Review: The Ranger by Ace Atkins

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cover image

What the blurb says: “Northeast Mississippi, hill country, rugged and notorious for outlaws since the Civil War, where killings are as commonplace as in the Old West. To Quinn Colson, it’s home – but not the home he left when he went to Afghanistan.

Now an army ranger, he returns to a place overrun with corruption, and finds his uncle, the county sheriff, dead – a suicide, he’s told, but others whisper murder. In the days that follow, it will be up to Colson to discover the truth, not only about his uncle, but about his family, his friends, his town, and not least about himself. And once the truth is discovered, there is no turning back.”

The Ranger is the first book in a new series featuring Quinn Colson, and was shortlisted for the prestigious Edgar Best Novel Award 2012. It’s the first of Ace Atkins’ books that I’ve read, and I have to say, I loved it.

It’s a classic western re-imagined into contemporary life. Atkins builds a three dimensional world bursting with dynamic characters, like the brave Deputy, Lillie Virgil, who is determined to get to the bottom of what happened to the Sheriff, and showing modern challenges like property development in rural areas, the struggle of backwater towns as the wealth, and jobs, move to the cities, and the basic desire to protect family.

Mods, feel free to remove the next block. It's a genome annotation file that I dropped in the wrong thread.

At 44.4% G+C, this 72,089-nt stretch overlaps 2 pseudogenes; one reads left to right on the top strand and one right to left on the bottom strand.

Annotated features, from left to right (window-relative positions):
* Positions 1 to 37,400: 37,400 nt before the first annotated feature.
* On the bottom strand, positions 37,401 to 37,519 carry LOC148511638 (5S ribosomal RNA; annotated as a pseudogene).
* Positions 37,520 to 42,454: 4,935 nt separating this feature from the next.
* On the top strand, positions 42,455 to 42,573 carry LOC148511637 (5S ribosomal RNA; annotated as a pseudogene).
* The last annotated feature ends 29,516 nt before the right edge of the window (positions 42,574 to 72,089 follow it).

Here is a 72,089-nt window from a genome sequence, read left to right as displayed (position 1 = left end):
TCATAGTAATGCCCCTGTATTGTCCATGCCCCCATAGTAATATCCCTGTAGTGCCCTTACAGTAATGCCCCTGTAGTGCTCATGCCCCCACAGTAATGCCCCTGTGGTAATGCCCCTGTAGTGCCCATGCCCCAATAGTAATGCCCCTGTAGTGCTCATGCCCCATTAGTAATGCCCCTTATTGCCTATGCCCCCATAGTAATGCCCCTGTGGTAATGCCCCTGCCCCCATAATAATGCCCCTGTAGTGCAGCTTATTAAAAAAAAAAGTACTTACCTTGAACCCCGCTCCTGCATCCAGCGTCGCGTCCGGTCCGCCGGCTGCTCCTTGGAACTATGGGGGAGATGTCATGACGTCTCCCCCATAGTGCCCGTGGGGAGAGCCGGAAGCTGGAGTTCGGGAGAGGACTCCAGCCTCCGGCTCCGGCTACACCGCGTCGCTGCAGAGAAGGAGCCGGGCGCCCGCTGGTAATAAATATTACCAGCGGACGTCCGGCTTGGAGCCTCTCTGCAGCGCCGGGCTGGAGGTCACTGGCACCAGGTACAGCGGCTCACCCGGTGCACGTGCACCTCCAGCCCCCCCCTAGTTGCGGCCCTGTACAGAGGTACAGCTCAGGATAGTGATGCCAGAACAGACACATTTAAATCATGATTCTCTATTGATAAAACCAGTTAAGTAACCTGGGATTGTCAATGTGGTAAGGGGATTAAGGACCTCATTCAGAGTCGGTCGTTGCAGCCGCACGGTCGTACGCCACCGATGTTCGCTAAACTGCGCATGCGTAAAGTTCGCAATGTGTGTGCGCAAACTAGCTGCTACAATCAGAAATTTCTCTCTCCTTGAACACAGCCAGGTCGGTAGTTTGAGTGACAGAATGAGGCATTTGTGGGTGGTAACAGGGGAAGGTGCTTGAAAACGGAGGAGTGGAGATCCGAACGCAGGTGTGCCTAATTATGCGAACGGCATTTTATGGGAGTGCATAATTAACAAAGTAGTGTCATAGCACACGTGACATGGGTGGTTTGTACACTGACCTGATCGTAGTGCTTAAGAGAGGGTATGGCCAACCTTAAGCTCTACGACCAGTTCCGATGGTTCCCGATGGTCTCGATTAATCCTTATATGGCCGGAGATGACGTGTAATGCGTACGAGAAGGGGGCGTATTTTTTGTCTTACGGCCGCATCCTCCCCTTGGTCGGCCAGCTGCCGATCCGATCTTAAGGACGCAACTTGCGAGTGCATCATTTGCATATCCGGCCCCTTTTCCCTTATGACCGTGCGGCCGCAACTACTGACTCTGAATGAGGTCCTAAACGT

Quinn is a modern twist on the archetypal lone ranger. A man of few words and great action, he lives by a strong moral compass and a determined streak to see things though.

As the story progresses, Quinn discovers that the place he left behind when he become a Ranger has changed. Good and bad are no longer clear, and people he once respected have formed alliances with those more corrupt. When Quinn starts to uncover the truth he is warned off. He ignores the threats, and the uneasy tension builds until lawless violence erupts. It’s hard to write a review that doesn’t give away spoilers, but the showdown at the climax of the novel is spectacular and highly cinematic.

If you’re a fan of action thrillers, this should definitely be on your reading list.

Highly recommended.

[With thanks to C&R Crime for my copy of The Ranger]

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